The army and the Zaghawa people constitute the most perpetrators of violence among the civilian population. Guinea has not fared better. In September last year, the special forces under the leadership of Lieutenant-Colonel Mamady Doumbouya sacked the civilian president, Alpha Condé.

Sadly, the 13 million people who constitute one of the world’s most impoverished countries, despite the huge deposits of mineral resources such as cement, salt, graphite, limestone, nickel and uranium, have celebrated the military take-over.

The military, who regard themselves as a liberation movement, claimed: “This is not a military coup. We are here to free the people”. Tenure elongation was the reason for the coup. After winning elections in 2015 and 2020, Condé manipulated the country’s legal framework and pushed through a constitution change in 2020 that provided for his third-term presidential tenure.

The world, including regional, continental, and global institutions, watched without any condemnation, as he became a dictator until the military sacked his government.

The regional body Economic Community of West African States (Ecowas) warned both Guinea and Burkina Faso to disclose details of their transition plans by April 25 or face extensive sanctions. Guinea’s maximum ruler, Mamady stated, on state television a day after the deadline given by Ecowas that he was considering a transition of 39 months.

In a show of utter mockery, he was so emboldened in his statement that he had considered a transition period of 18 and 52 months and decided on the “median proposal”.

Indeed, most of the conflicts in the region are motivated by state fragility, lack of basic social amenities, structural violence, and the prevalence of acute poverty. Several African governments just do not care about their subjects. It is high time to accelerate the AU’s regional approach to socio-economic development.

In the Sahel, about 50% of the youth are illiterate in comparison to the 25% in other zones in Africa, while only 33% of the students complete secondary school.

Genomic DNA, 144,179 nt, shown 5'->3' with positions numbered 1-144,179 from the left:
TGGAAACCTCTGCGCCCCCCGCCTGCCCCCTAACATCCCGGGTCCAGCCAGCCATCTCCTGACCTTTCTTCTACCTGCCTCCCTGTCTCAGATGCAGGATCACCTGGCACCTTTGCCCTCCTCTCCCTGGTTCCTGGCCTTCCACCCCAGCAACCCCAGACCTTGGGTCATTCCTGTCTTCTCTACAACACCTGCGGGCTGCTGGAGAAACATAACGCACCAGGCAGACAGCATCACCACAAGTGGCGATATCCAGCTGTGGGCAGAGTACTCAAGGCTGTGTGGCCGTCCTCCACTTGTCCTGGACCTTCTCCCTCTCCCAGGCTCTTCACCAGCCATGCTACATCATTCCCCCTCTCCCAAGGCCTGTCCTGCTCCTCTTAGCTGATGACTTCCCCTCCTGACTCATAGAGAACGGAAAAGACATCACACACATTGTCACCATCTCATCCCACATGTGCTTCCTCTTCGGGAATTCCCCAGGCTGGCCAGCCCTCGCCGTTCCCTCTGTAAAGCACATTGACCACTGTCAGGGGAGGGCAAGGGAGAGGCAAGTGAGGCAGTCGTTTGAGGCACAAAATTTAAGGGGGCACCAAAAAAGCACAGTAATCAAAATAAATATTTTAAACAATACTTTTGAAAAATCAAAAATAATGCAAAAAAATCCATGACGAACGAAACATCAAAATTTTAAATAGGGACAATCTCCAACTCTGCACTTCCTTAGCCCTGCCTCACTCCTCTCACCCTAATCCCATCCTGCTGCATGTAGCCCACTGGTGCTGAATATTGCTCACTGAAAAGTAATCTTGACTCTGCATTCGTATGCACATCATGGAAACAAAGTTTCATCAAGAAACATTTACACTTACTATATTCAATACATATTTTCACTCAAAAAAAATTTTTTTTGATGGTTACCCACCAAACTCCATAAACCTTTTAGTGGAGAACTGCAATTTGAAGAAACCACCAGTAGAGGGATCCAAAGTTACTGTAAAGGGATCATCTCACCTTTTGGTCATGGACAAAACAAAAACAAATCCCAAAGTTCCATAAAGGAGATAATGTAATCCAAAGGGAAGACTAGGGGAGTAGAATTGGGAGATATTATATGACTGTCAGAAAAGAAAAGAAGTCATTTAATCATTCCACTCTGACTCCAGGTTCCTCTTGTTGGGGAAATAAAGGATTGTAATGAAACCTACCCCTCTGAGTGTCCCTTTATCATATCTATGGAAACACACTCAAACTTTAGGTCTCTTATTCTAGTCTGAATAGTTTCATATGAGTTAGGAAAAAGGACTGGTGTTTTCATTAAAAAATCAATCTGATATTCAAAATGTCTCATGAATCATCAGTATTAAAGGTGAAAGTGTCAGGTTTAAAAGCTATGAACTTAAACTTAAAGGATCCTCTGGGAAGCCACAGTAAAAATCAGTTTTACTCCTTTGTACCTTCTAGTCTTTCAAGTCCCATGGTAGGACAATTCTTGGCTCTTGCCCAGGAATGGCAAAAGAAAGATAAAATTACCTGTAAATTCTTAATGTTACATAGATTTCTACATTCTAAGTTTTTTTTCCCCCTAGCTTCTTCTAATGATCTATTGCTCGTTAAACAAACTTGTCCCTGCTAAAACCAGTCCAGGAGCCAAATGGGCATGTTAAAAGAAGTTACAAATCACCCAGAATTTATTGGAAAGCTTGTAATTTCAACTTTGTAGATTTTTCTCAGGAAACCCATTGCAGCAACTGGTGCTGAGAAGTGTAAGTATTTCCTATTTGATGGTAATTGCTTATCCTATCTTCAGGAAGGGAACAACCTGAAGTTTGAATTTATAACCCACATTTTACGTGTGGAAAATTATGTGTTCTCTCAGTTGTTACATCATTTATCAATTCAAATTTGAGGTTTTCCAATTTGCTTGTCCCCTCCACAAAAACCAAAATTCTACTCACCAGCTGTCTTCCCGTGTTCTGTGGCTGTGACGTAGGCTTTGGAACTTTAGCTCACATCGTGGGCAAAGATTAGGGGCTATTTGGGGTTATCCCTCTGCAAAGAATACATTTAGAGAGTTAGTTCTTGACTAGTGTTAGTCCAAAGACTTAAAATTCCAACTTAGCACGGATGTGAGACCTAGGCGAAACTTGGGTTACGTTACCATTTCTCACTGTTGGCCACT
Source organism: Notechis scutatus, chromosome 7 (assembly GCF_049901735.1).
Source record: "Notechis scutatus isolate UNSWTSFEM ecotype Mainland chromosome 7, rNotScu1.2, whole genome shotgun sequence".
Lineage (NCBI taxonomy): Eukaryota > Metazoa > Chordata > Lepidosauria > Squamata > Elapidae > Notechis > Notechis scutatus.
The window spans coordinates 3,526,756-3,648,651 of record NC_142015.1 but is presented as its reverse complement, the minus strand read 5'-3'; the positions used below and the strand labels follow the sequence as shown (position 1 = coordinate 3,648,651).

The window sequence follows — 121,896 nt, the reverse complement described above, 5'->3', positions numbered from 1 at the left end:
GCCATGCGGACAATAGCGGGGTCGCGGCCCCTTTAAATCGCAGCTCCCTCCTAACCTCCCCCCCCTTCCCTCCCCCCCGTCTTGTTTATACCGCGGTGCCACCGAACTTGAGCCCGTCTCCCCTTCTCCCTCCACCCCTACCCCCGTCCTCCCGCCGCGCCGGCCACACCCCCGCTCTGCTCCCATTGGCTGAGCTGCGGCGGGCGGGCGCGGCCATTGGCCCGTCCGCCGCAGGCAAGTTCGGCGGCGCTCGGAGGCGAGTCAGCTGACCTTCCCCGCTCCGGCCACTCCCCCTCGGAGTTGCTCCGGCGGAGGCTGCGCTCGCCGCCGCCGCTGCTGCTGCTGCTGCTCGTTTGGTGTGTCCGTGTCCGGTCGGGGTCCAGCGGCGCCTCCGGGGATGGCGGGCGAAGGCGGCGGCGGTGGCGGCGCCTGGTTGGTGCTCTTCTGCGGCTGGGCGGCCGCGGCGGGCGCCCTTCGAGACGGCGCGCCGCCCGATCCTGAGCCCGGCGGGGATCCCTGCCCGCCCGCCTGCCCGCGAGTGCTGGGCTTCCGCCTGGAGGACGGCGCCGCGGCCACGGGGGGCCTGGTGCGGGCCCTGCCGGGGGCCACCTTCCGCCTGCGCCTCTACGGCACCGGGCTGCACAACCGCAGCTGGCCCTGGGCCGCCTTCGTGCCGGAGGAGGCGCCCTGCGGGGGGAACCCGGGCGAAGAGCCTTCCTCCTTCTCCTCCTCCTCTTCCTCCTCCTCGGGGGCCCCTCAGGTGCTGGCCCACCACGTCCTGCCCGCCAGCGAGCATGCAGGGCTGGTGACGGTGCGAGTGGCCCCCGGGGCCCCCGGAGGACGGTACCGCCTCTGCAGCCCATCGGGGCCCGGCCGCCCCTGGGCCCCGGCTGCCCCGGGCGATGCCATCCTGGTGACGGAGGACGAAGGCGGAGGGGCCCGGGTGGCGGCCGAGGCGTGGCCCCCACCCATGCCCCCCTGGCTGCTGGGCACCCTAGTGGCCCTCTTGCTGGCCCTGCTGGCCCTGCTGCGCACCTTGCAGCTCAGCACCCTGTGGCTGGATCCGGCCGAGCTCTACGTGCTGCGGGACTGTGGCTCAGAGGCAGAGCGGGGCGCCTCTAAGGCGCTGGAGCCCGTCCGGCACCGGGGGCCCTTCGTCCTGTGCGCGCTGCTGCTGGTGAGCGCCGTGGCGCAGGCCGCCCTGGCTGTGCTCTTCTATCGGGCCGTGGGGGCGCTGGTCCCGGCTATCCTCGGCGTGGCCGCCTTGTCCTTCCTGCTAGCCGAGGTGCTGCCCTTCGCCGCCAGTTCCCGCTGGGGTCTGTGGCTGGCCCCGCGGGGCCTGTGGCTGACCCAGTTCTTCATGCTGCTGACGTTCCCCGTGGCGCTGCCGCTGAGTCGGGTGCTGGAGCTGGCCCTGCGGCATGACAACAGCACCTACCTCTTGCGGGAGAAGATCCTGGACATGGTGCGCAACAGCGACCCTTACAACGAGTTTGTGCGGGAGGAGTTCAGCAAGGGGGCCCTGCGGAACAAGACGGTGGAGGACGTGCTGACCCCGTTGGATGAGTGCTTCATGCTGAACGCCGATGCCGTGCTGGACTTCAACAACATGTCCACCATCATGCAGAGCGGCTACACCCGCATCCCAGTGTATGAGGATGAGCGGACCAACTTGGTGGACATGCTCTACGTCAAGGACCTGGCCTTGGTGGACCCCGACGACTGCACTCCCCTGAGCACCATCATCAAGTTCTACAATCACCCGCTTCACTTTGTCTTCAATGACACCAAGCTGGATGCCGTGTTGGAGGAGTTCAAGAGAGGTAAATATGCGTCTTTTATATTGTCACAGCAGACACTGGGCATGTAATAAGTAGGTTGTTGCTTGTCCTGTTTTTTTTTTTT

The region has one of the fastest-growing populations and the highest average fertility rate in the global community, thereby recording on average, 5.5 children per woman. Developmental initiatives, including social infrastructures, could not match the high population rate.

The depth of violence in the highly aid-dependent region has also impeded the implementation of poverty alleviation programmes by external donors. This has reinforced the nexus between security and development.

The AU and other regional arrangements have shown their incapacity or unwillingness to make Africa ungovernable for the military. Africa’s closest partner, Europe, is fast losing its influence in the Sahel.

Mali has announced its withdrawal from the G5 Sahel Joint Force (a regional anti-terrorism force), which also includes Mauritania, Chad, Burkina and Niger. Mali and France have parted ways. While many see this as a victory for pan-Africanism, Africans should be worried, not just at the exit of France but at the entrance of Russia and the growing power of China.

The AU should intensify its conversation in the quest to address the security volatility of many regions, particularly in the Sahel, as it rolls out the drums in celebration of the “AU at 20” next month.

It must activate the Lomé Declaration of 2000, which empowers the AU to regard unconstitutional government as an aberration. The body must declare coups a regional epidemic that must be urgently curtailed.

The AU should re-activate all its peace and security mechanisms, such as the early warning system and the Panel of the Wise, in preventing military take-overs, as well as return the military to the barracks.

* Akinola is Head of Research and Teaching at the Institute for Pan-African Thought and Conversation, University of Johannesburg